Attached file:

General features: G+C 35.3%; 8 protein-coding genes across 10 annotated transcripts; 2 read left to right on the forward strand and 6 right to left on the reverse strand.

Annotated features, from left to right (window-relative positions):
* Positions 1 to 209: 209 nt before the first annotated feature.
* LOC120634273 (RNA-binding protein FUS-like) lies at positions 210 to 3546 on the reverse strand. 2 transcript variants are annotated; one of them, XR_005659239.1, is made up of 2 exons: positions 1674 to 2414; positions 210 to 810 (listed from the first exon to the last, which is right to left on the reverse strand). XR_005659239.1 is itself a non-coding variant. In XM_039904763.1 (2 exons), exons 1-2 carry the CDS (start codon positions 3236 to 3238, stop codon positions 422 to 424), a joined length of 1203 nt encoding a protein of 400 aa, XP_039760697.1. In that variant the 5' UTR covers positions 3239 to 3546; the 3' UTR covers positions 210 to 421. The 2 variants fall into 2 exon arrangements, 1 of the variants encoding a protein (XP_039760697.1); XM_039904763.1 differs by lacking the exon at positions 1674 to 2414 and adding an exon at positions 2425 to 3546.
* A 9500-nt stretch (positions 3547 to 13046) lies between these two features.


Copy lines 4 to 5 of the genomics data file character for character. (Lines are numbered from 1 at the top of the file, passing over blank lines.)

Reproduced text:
* LOC120634273 (RNA-binding protein FUS-like) lies at positions 210 to 3546 on the reverse strand. 2 transcript variants are annotated; one of them, XR_005659239.1, is made up of 2 exons: positions 1674 to 2414; positions 210 to 810 (listed from the first exon to the last, which is right to left on the reverse strand). XR_005659239.1 is itself a non-coding variant. In XM_039904763.1 (2 exons), exons 1-2 carry the CDS (start codon positions 3236 to 3238, stop codon positions 422 to 424), a joined length of 1203 nt encoding a protein of 400 aa, XP_039760697.1. In that variant the 5' UTR covers positions 3239 to 3546; the 3' UTR covers positions 210 to 421. The 2 variants fall into 2 exon arrangements, 1 of the variants encoding a protein (XP_039760697.1); XM_039904763.1 differs by lacking the exon at positions 1674 to 2414 and adding an exon at positions 2425 to 3546.
* A 9500-nt stretch (positions 3547 to 13046) lies between these two features.